A Brief Bio
Joe Silva’s earliest recollected memory is receiving a drum on his third Christmas… playing it that evening under the tree, not realizing that the family gathered there had stopped talking and began listening while he somehow felt which notes to play along to the 45-rpm record that one of his four sisters received earlier in the day. That sister knelt beside him and explained how special his playing was. The awareness of life began at that point in time for Joe Silva. Lincoln Logs and pencils were transformed into drum-sticks, while pillows & school desk-tops became drums. Music quickly infused itself into Joe’s life… So much so that his mother couldn’t walk into a Woolworth department store with him and leave before purchasing the latest 45-record that was on the shelf. His kindergarten teacher made him the leader of “the band” in the annual school play out of the 250+ students that were attending grades ranging from Kindergarten – Fourth. Finally, while he was attending fifth grade and eligible to join the real school band, he received his first snare drum and played incessantly along to his older sisters’ LP-records… The Beach Boys, The Beatles, Ringo Starr, Edgar Winter, The Guess Who, and his mother’s Neil Diamond 8-track.
Joe found that music helped fill the void left in the wake of his parents’ divorce… Not that his father wasn’t in the picture. He very much was. They would spend most weekends together, and his father would take him to the music store so Joe could dream about one-day playing the drum sets that were on display. By the second year of Joe performing on the snare drum, he became the lead drummer of the town’s elementary school band, and the band’s music teacher told Joe’s father that “if he plays his cards right, he’ll be writing his own checks through music someday”. His father reacted by buying him an old, green, drum set from the Army’s National Guard Band. It was on its last leg, but for Joe, receiving that old drum kit was a catalytic moment. Inspired by the rock groups Kiss and Cheap Trick, along with drummers Peter Criss, Anton Fig, Aynsley Dunbar and Bun E. Carlos, Joe formed a band with some of his schoolmates within six-months of receiving his first set of drums. Joe’s music teacher recognized the commitment and offered the school’s band room, which the group could utilize for rehearsals for an hour per day prior to anyone arriving for classes. Each of the young musicians’ parents juggled the early-morning transportation duties, as it was well before the time that any school bus would arrive, and years before any of the group’s members would be old enough to drive themselves. The group took advantage of the privilege every day for the next two years, playing their school dances and assemblies in-between classes and rehearsals.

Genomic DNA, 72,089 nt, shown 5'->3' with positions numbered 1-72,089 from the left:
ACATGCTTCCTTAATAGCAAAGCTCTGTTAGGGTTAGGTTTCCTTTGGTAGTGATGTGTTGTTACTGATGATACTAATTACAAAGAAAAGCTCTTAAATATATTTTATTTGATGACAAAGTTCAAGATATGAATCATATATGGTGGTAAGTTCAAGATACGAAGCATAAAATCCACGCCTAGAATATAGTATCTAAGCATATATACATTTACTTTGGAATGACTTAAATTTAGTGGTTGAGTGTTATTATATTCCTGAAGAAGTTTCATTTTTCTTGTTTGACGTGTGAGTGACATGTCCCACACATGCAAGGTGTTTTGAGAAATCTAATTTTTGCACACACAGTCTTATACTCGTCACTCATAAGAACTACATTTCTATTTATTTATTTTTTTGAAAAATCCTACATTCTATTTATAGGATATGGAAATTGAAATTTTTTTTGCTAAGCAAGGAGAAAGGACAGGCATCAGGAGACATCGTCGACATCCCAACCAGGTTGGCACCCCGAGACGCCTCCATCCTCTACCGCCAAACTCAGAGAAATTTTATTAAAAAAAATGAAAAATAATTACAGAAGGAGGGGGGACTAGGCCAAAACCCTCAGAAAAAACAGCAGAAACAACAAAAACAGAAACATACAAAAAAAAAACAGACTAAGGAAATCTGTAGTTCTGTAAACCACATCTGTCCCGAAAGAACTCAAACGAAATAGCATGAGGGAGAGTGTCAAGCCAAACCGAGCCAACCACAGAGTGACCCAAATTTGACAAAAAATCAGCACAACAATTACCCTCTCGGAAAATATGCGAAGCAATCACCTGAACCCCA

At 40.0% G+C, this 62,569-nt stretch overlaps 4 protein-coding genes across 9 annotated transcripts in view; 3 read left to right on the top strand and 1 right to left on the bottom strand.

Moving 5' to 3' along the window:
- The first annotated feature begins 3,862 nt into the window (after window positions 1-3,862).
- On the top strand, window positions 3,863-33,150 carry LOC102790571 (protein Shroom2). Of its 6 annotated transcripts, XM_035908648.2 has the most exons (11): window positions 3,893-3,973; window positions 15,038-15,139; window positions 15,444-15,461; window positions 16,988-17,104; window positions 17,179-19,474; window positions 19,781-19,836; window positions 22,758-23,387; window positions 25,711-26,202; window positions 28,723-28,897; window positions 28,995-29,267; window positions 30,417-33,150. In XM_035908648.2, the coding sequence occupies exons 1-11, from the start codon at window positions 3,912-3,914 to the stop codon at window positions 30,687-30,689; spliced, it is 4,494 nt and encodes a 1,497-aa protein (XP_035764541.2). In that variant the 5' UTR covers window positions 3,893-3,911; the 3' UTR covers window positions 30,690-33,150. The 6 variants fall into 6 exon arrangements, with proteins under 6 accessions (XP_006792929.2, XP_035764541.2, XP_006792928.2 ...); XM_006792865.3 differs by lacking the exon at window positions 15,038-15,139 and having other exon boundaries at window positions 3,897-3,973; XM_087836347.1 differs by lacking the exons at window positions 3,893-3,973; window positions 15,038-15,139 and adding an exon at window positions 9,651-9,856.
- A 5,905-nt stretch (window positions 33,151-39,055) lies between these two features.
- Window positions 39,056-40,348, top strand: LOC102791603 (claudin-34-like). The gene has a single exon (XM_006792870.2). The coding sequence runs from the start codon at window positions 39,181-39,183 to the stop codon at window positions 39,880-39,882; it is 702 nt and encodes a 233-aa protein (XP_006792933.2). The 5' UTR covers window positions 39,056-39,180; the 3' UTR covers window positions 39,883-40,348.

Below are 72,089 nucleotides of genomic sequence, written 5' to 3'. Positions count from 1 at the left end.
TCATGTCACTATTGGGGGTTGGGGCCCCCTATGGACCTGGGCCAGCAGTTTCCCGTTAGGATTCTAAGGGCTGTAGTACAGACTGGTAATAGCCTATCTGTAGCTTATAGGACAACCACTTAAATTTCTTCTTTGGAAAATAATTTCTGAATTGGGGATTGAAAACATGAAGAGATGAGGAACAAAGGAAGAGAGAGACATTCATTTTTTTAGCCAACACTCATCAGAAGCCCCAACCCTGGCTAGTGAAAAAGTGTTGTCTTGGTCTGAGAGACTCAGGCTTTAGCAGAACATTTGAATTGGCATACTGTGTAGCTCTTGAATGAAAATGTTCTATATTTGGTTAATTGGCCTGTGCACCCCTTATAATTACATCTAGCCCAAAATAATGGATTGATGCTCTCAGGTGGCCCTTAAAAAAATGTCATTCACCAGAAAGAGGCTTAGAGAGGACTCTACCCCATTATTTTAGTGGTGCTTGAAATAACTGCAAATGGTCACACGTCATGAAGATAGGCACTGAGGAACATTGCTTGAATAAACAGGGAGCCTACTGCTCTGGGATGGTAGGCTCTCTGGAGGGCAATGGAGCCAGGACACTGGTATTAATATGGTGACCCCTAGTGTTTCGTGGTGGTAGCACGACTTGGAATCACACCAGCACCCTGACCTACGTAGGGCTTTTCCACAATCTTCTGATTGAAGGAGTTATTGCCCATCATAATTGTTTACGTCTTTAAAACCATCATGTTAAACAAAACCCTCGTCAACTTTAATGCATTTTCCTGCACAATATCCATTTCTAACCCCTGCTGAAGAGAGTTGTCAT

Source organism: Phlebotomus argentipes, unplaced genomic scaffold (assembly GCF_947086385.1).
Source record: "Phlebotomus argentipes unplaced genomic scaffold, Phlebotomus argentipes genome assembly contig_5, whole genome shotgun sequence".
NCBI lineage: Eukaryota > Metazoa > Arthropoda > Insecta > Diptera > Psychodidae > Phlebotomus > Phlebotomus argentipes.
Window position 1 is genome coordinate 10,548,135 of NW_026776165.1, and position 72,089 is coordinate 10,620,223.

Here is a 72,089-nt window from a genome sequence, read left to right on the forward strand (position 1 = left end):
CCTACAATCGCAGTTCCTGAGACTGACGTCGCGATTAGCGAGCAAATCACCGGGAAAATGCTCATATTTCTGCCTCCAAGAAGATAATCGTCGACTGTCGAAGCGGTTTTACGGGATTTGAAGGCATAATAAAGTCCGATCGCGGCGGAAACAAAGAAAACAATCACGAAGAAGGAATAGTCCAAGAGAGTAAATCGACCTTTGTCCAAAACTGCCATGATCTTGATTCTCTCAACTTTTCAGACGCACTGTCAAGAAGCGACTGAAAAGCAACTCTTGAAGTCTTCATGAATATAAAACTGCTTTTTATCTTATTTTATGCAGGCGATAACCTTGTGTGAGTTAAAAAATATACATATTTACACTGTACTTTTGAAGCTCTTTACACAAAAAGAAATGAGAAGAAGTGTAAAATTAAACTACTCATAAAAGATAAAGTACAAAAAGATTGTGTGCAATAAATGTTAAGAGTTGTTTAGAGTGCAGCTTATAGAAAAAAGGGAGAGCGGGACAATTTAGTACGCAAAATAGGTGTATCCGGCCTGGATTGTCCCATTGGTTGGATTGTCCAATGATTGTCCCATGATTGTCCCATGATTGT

At the age of fourteen, prior to hitting high-school, the ambitious band-members were performing in nightclubs as a cover band. Soon, they recognized that in effort to reach the top of the music industry they would need to write and perform their own original music. The group started to call itself ‘The Threats’, stopped playing the cover-music circuit, and began to break into the extremely territorial original-music circuit.
Before each band member turned 16 years of age, The Threats were invited to add a song onto ‘The Living Room – A Compilation Record’, which was an LP record that highlighted the top thirteen original rock bands from Boston, MA, and Providence, RI. From there, Joe’s band went on to perform as the support group for many well-known international acts, such as Joan Jett, The Hooters, Joe Satriani and Extreme, and were invited to participate in many regional “battle-of-the-bands” by New England’s top rock radio stations, and were being interviewed on multiple national cable television shows and ABC News. Eventually, Hirsh Gardner (record producer & drummer of the 70’s rock group ‘New England’) produced The Threats’ song ‘Dream About You’, which earned consecutive weekly rotation for over two years on many New England radio stations during the late 80’s.
Joe was soon introduced to a prominent California music attorney by a concert promoter he was often working with. The attorney, who had secured record deals for music-performing notables such as Janis Joplin, The Grateful Dead, Aerosmith, and Extreme, decided to take on Joe’s act after hearing his band’s music. He thought that it would make most sense to have the band represented in New York City instead of Los Angeles so it could be easier, logistically, to showcase their talent to labels, considering the band resided in New England. The attorney introduced Joe to a lawyer who was “up-and-coming” in the industry, and was new to the firm, as he would be shopping Joe’s music to the NY record labels. Joe took out a loan, recorded some new songs for the lawyer to shop around, and waited to learn what the labels thought of the music. Joe would contact the lawyer for updates, but always got the same “saw a few guys, but nothing yet”. After a year passed with no results, Joe received a phone call from a music-colleague who had learned that the lawyer was taking the meetings that the lawyer’s boss was arranging at various record labels for the promotion of The Threats, and promoting a band that he was managing instead. Feeling broken hearted, frustrated that a year had been wasted, and that ultimately, all of the blood, sweat & tears that Joe had poured into his dream had been taken advantage of, he confronted the main lawyer in California, who reacted by firing the New York lawyer.